About Our M.S. Program


The M.S. Program in Biomedical Science Policy and Advocacy (BSPA) was established in 2006. Full-time students are required to complete 30 credit hours in two semesters. Part-time students complete the same 30 credit hour program in an extended number of semesters up to three years.  The program curriculum consists of 19 credit hours in required core courses and 11 credit hours in elective courses.  Most full-time students may choose to complete an internship with mentors from non-government organizations (NGOs) or with university faculty.

Our graduates tend to obtain policy or related jobs, or may continue their training as health care professionals (Medical Schools, Residents, practicing physicians). Some of our graduates are currently in J.D. or PhD programs as well. We have twenty faculty teaching in our program, including full-time-GU faculty (from the Department of Microbiology & Immunology and other GU departments) and Adjunct faculty. The M.S. Program Adjunct faculty and GU faculty are listed here along with their roles in the BSPA Program. Our Adjunct faculty are experts that work within either the government or NGOs. 

Washington D.C. is home to policy makers, advocates, think tank personnel, lobbyists, and contractors. Thus, the location of this program is perfectly suited for students to learn about policy and regulation and the drivers who participate in this process. In addition to learning the processes of policy and regulation, an equally important focus for students is to develop familiarity with new technological advances and the integration of policy and regulation.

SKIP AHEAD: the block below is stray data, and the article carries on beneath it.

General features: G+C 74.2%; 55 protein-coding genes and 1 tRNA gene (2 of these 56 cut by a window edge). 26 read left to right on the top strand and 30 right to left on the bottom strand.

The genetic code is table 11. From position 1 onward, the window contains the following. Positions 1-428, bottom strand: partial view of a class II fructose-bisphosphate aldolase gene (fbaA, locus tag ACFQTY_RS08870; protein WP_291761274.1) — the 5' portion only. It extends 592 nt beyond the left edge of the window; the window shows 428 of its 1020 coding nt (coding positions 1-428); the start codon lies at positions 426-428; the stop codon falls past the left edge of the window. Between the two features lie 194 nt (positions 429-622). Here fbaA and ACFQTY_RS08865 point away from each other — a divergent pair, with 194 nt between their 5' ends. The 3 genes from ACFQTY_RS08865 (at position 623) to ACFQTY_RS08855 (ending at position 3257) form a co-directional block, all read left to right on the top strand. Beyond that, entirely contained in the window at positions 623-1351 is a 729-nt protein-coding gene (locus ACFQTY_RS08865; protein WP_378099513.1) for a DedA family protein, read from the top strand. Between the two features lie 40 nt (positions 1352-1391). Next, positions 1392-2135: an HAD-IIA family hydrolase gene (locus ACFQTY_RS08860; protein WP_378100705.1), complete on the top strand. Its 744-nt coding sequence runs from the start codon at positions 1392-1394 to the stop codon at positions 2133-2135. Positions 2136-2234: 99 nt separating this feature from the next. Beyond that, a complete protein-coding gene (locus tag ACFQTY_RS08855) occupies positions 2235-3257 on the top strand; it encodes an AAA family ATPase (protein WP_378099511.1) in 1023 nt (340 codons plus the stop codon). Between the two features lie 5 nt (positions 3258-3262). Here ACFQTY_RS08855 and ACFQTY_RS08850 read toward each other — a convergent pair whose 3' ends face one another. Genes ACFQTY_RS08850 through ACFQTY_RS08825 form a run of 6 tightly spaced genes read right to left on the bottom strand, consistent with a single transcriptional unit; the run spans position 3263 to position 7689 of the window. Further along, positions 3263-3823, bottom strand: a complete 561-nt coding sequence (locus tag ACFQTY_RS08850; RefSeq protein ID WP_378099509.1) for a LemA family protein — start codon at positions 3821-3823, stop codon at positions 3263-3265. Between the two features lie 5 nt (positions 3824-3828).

Core Competencies

Below, we describe the five core competencies (knowledge and skills) students will develop during their full-time two-semester program.

The five core competencies are:

  1. To develop an understanding of the major drivers that influence science policy, advocacy, and regulatory science and how scientific and technical information get into the policy and regulatory processes.
  2. To learn new technical competencies in science and medicine, such as, Precision medicine, Synthetic biology, Genetic modification (CRISPR-Cas9), Metagenomics & the Microbiome, and the role of policy and regulation in the promulgation of these scientific advances.
  3. To develop an interdisciplinary approach to problem-solving.
  4. To develop communication skills (written and oral) in the biomedical sciences for technical and lay audiences.
  5. To understand the conflicts that develop when policy confronts politics as well as the outcome of these conflicts.

Alignment of competencies and BSPA MS degree courses:

Core CompetenciesBSPA Courses
Drivers of policy and regulationMICB 589, 603, 606, 701, 703, 705; BIOL 562
Technological advances, policy and regulationMICB 603, 708, 709, 800, 801, 603; PPOL 661; SYSM 570
Interdisciplinary approaches to problem-solvingMICB 623, 800, 801; SYSM 585, 590, 591
Communication skillsMICB 623, 703, 800, 801; BCHB 710
Roadblocks of policy and politicsMICB 606, 624, 800, 801, 906, 907